- Associated Press - Wednesday, December 11, 2013

WASHINGTON (AP) — The Asiana Airlines captain who crashed a Boeing 777 at San Francisco International Airport in July told investigators he was “very concerned” about attempting a visual approach because the runway’s automatic landing aids were out of service because of construction, according to an investigative report released Wednesday.

Capt. Lee Kang-kuk, a 46-year-old pilot who was landing the big jet for his first time at San Francisco, “stated it was very difficult to perform a visual approach with a heavy airplane.”

The jet crash-landed after approaching low and slow in an accident that left three dead and more than 200 injured, according to the National Transportation Safety Board.

A visual approach involves lining the jet up for landing by looking through the windshield as well as using numerous automated cues.

The investigative report was released at the start of a daylong NTSB hearing into the accident.

The wreckage of an Asiana Airlines Boeing 777 is pictured after it crashed while landing at the San Francisco International Airport in San Francisco on Saturday, July 6, 2013. (AP Photo/Marcio Jose Sanchez)
The wreckage of an Asiana Airlines Boeing 777 is pictured after it ... more >

“In this hearing, we will learn about the facts of the crash, but we will also learn about the factors that enabled so many to walk away,” said NTSB Chairman Deborah A.P. Hersman, opening the hearing. “We will focus not only on the human machine interface in highly automated aircraft, but also on emergency response.”

Though Mr. Lee was an experienced pilot, he was a trainee on the Boeing 777.

NTSB investigator Bill English said Mr. Lee had less than 45 hours’ experience in the Boeing 777 and it was his first trip to San Francisco since 2004.

Mr. Lee told investigators that he realized others had been safely landing at San Francisco without the glide slope indicator, an array of antennas that transmits a signal into the cockpit, helping ensure the plane is landing correctly.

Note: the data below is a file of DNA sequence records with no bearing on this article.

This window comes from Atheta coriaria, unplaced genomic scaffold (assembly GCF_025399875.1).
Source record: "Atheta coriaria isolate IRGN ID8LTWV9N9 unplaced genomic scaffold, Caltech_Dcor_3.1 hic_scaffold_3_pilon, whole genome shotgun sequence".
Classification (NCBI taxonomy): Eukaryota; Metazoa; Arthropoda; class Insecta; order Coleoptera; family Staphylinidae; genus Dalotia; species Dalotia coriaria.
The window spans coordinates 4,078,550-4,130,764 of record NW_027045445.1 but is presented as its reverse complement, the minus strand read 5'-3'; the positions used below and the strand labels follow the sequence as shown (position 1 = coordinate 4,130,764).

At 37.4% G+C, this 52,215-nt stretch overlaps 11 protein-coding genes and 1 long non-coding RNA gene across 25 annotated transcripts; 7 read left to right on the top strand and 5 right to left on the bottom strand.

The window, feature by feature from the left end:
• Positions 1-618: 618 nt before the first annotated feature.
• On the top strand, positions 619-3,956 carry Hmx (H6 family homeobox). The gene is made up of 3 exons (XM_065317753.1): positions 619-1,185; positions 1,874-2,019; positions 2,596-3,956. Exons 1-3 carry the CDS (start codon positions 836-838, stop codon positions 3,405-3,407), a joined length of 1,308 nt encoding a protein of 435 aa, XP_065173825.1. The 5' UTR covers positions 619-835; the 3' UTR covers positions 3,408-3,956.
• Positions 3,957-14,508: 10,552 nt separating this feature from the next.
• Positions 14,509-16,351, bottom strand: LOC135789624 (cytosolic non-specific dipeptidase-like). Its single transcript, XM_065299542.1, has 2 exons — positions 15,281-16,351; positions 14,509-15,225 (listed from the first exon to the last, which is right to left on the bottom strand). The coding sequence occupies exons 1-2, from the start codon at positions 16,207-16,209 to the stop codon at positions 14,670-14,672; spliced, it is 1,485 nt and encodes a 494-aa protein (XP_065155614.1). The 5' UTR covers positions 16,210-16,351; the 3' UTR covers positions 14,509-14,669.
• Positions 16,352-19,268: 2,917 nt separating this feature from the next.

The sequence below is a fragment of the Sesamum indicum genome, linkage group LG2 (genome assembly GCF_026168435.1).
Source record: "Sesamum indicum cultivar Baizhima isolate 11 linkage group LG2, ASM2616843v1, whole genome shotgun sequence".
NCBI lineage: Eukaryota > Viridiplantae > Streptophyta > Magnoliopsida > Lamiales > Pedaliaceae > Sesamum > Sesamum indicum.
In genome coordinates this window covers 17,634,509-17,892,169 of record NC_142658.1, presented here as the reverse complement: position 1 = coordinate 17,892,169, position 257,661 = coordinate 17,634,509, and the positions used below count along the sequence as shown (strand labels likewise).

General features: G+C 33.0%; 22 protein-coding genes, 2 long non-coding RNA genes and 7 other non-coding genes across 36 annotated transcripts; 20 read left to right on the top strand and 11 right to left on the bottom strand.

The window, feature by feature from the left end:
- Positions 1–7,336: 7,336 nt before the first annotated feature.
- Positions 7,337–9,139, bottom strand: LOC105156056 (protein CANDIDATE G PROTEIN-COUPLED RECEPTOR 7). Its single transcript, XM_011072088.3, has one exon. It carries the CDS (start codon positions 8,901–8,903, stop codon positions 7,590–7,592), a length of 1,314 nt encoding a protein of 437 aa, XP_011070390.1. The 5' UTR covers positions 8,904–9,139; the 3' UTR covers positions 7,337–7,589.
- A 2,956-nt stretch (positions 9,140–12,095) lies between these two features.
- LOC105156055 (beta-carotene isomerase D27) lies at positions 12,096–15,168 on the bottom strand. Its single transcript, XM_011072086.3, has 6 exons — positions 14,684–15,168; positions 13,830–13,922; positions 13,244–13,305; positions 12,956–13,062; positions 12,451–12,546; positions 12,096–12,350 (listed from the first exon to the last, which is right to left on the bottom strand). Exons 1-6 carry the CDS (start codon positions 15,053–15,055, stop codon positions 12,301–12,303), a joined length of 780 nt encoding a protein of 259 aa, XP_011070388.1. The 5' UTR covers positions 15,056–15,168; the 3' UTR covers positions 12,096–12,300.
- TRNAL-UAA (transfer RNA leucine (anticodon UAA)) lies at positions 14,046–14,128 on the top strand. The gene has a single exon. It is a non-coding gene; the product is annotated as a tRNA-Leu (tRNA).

That system was out of service while the runway was expanded and has since been restarted.

But Mr. Lee also told investigators he was “not so confident” about his knowledge of the plane’s auto flight system.

When asked if he was concerned about his ability to perform the visual approach, Lee said, “Very concerned, yeah.”

Mr. Lee said he told his instructors about his concerns in the flight’s planning stages. He told investigators that as he realized his approach was off, he was worried he might “fail his flight and would be embarrassed.”

Another Asiana pilot who recently flew with Mr. Lee told investigators that he was not sure if the trainee captain was making normal progress and that he did not perform well during a trip two days before the accident. That captain described Mr. Lee as “not well organized or prepared,” according to the investigative report.

According to the NTSB’s transcript of the Asiana plane’s cockpit voice recorder, the Korean crew did not comment on the jet’s low approach until it reached 200 feet above ground.

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